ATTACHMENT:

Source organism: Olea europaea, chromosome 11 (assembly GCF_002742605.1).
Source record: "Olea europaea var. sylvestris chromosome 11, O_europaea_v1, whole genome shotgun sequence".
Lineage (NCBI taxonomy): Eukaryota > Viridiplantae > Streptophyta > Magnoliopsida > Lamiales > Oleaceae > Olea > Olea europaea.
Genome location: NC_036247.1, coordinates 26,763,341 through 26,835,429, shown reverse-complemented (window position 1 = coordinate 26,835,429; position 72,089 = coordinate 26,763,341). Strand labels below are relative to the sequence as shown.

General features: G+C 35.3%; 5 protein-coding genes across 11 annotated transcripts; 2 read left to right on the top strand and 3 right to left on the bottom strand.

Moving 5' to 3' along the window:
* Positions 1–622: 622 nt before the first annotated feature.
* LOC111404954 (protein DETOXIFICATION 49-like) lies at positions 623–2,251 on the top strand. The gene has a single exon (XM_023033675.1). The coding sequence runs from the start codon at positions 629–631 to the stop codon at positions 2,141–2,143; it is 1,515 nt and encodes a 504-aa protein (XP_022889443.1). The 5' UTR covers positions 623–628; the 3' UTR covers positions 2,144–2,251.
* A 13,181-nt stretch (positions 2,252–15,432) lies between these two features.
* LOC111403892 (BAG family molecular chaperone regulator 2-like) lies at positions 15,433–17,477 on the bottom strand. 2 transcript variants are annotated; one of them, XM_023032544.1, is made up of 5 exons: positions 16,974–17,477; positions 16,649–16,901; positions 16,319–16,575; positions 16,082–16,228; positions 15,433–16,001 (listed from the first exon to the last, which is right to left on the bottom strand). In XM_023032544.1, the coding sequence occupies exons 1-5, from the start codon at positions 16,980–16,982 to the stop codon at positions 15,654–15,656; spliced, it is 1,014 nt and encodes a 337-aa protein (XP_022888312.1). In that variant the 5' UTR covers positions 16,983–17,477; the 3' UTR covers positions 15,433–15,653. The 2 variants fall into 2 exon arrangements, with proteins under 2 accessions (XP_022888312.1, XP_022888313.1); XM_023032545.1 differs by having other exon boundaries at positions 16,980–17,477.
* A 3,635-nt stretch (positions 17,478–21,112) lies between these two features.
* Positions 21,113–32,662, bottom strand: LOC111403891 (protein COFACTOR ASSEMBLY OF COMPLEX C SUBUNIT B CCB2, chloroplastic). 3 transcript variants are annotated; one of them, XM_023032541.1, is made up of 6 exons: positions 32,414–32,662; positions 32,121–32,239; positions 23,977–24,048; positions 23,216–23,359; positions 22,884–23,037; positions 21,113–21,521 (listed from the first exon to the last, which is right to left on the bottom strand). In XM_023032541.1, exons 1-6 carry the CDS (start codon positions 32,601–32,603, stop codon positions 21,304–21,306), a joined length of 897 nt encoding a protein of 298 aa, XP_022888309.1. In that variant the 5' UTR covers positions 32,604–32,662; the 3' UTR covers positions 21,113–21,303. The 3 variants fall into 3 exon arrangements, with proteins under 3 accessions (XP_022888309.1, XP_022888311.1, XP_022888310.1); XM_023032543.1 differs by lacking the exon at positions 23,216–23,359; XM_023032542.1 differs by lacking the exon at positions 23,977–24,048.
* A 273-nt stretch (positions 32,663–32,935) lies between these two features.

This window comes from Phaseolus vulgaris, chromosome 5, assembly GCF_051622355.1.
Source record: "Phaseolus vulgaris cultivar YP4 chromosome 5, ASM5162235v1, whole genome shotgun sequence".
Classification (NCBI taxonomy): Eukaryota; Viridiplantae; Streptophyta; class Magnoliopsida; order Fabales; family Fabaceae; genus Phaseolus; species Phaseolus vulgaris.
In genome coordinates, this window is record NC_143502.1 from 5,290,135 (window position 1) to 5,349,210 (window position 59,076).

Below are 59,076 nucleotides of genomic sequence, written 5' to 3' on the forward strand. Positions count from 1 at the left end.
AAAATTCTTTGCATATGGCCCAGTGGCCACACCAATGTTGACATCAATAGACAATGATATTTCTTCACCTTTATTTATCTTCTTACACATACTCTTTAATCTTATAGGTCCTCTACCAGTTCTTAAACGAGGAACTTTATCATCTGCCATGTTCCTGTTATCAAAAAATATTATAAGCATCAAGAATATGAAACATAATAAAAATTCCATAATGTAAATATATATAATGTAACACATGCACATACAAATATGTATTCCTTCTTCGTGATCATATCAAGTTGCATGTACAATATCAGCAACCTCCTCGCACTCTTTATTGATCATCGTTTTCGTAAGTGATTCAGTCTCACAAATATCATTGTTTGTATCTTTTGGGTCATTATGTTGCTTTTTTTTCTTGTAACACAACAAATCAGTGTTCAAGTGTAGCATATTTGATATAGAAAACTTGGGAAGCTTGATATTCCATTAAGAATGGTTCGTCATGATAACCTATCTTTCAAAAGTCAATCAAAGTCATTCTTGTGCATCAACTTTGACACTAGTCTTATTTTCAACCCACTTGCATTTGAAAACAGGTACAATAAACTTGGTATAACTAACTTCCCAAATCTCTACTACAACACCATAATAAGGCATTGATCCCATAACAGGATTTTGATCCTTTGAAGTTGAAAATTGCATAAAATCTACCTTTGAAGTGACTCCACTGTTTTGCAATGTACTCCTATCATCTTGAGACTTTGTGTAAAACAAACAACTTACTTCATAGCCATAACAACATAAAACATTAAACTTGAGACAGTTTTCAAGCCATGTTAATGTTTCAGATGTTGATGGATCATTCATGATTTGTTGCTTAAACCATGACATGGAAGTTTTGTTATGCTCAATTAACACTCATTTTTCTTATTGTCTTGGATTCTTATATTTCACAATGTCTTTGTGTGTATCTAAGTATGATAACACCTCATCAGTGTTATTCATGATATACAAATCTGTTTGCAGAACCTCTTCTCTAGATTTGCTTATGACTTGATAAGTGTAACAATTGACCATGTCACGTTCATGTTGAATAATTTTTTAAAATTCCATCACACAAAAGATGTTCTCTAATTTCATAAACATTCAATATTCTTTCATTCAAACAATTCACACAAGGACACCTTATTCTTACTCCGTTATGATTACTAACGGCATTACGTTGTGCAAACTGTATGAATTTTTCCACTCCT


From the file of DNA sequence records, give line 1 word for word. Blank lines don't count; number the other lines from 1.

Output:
Source organism: Olea europaea, chromosome 11 (assembly GCF_002742605.1).